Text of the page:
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Why Drive an Electric Vehicle?

What is one of the most significant actions you, as an individual, can take to have a positive effect on global climate change?

Drive an electric vehicle (EV) instead of a fossil fuel, internal combustion engine (ICE), vehicle!

The reasons to drive an EV are compelling:


  • An EV uses electricity for “fuel”. Electricity is less expensive than fossil fuels. The average US electrical rate is $0.12/kWh, making electricity equivalent to $0.80/gallon gasoline. Electricity is locally produced so our “fuel dollars” remain in the local economy. Electricity prices are regulated and stable, unlike gasoline.
  • An EV requires very little maintenance. Tires, windshield wipers, and cabin air filter are generally all that is needed. Brakes rarely need replacement because regenerative braking slows an EV to almost a complete stop. Compared to the multitude of maintenance required by an ICE, there are significant savings.
  • We leased a Nissan Leaf for four years and calculated we saved almost $3,000 in fuel and maintenance costs. Since buying a pre-owned 2013 Telsa Model S in late 2016, we calculate that we are saving about $200 per month on fuel costs, compared to a 30 mpg ICE vehicle.


  • An EV has no emissions. Even if the electricity used was produced by a coal fueled power plant, studies have concluded than an EV, from “cradle to grave”, is “at least” half the environmental impact as an ICE. If your electricity is from newer, cleaner power plants, or renewable energy sources (solar, wind, hydro) the reduction in global climate change emissions is even greater.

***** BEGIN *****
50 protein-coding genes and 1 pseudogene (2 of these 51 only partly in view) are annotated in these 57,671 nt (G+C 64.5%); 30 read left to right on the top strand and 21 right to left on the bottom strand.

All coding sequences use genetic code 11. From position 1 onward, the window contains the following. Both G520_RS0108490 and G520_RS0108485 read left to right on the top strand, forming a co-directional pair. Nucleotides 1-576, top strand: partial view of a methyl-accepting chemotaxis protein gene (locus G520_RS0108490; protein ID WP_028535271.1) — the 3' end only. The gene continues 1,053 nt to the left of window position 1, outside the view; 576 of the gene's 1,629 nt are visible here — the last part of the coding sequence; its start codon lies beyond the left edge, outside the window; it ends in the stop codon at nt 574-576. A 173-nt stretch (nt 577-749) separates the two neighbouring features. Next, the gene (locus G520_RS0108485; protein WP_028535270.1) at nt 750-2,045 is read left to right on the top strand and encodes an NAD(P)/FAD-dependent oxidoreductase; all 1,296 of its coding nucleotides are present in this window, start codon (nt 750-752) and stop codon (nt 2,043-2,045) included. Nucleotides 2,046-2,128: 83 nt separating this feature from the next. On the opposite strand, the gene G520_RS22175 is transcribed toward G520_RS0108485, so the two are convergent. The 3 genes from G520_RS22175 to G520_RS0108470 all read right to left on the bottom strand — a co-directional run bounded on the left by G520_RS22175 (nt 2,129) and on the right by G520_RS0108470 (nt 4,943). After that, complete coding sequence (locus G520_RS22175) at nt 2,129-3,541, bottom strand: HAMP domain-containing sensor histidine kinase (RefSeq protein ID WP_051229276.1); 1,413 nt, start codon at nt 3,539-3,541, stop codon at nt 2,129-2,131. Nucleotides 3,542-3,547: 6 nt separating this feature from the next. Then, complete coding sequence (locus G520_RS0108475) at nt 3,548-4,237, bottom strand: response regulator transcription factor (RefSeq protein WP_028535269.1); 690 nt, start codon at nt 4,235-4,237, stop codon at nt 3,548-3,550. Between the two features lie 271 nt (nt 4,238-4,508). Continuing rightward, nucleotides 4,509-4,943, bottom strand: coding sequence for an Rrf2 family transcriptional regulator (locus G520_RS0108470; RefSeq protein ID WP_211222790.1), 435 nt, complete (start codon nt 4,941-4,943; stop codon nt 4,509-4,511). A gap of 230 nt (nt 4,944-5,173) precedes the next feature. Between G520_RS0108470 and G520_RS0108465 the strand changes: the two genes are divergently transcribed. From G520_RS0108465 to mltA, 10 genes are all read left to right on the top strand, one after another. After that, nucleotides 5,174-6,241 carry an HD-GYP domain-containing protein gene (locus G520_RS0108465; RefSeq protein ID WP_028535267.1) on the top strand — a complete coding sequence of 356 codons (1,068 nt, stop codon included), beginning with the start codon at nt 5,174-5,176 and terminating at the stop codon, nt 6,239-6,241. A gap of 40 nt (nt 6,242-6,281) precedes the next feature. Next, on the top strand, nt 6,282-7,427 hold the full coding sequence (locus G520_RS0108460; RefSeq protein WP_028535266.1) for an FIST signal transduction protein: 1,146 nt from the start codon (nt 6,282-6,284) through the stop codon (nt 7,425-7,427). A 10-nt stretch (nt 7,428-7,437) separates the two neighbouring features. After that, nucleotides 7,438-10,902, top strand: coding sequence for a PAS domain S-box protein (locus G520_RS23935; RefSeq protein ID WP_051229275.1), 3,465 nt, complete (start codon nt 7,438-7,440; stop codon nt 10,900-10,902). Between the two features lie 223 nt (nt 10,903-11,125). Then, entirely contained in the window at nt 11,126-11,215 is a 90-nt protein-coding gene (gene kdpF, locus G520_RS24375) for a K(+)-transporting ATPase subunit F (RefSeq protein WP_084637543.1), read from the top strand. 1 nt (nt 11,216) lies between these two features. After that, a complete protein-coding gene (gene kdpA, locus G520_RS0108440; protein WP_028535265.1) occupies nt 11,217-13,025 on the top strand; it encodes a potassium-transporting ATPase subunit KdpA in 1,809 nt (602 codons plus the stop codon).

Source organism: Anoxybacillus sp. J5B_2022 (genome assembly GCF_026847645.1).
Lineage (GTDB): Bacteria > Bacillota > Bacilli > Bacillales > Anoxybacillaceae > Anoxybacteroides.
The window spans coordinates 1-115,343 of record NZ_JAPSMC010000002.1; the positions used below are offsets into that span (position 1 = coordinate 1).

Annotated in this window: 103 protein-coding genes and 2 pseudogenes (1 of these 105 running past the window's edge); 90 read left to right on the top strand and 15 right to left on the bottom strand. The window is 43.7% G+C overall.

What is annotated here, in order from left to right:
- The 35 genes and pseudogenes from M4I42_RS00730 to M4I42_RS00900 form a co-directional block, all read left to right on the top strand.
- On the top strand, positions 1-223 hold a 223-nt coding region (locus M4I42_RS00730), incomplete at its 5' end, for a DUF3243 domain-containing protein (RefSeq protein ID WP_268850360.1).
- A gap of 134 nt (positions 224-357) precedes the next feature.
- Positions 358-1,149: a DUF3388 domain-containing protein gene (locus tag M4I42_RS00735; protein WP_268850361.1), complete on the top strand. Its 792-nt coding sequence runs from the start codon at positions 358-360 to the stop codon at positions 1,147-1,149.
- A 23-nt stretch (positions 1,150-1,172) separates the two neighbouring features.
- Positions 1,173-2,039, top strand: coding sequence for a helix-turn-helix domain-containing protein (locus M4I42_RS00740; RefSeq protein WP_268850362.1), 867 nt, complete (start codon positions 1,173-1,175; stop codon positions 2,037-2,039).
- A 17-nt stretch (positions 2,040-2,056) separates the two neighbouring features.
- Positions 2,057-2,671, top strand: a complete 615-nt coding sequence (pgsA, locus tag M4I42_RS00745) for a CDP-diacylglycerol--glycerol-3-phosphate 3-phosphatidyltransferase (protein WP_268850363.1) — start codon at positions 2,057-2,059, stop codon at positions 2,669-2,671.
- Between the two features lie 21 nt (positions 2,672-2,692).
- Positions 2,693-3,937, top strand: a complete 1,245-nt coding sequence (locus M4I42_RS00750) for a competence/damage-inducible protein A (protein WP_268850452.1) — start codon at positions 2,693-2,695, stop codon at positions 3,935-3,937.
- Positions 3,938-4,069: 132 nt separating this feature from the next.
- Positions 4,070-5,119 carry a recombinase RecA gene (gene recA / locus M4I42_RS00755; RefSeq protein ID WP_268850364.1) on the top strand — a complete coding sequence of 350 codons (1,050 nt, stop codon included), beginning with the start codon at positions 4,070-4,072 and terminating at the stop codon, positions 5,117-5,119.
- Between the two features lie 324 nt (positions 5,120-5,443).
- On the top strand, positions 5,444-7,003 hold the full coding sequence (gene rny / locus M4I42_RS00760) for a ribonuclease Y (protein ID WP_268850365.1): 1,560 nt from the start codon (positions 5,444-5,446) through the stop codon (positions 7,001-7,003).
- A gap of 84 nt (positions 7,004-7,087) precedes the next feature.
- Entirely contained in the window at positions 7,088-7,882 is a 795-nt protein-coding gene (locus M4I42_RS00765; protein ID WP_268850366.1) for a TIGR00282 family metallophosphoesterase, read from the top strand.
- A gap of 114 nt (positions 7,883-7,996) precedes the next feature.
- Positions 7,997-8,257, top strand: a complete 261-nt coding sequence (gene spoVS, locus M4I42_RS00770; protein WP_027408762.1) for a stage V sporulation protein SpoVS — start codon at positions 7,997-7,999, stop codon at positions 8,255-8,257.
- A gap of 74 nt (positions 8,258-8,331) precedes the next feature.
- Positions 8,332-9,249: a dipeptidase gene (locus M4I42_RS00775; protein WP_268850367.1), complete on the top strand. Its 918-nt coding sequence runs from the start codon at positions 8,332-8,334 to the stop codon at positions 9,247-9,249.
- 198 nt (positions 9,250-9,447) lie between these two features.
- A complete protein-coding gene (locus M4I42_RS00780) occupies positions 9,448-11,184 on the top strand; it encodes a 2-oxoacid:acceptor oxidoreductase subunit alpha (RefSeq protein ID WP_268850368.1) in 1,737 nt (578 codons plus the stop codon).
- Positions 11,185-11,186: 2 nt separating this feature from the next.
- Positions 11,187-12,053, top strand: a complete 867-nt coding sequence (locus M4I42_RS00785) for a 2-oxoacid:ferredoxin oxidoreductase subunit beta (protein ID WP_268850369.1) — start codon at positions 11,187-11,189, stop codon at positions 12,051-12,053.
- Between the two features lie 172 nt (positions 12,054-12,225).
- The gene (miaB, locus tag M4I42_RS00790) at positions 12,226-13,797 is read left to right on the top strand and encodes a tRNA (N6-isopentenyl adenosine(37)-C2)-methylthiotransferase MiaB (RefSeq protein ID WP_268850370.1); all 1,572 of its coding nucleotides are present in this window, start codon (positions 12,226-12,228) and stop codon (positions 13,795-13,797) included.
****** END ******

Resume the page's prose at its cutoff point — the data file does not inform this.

• As our electrical grid continues to get “greener”, the advantages of EVs get even better.
  • In the US, transportation is the largest single contributor to climate change emissions (40%). Driving an EV instead of an ICE will have the greatest positive impact on global climate change emissions.


  • EVs are among the most highly rated in crash safety tests.
  • EVs are virtually silent and vibration free. Although there is still a little wind and road noise, driver fatigue is greatly reduced.
  • EVs are powerful and have quick acceleration, which can be used to avoid potential accidents.


  • Most charging is done overnight at home.
  • Plug into a 240 volt outlet or “electric vehicle service equipment” (EVSE, commonly called an EV charger) in the evening, and your EV is fully charged the next morning!
  • For longer trips, your EV nav system, or the web page or phone app, will let you plan your trip using available chargers. We completed a 3+ week, 4,500+ mile, trip last February and spent less than $50 on “fuel”. We charged most of the time at Tesla Superchargers, which are free, and take only about 40 minutes to recharge enough to reach the next Supercharger.


Want to be part of the solution? Drive an EV! Once you “go electric”, you’ll never go back…


Submitted by by Randy Brooks, Rotary Club of Lake Chelan, Washington, U.S.A.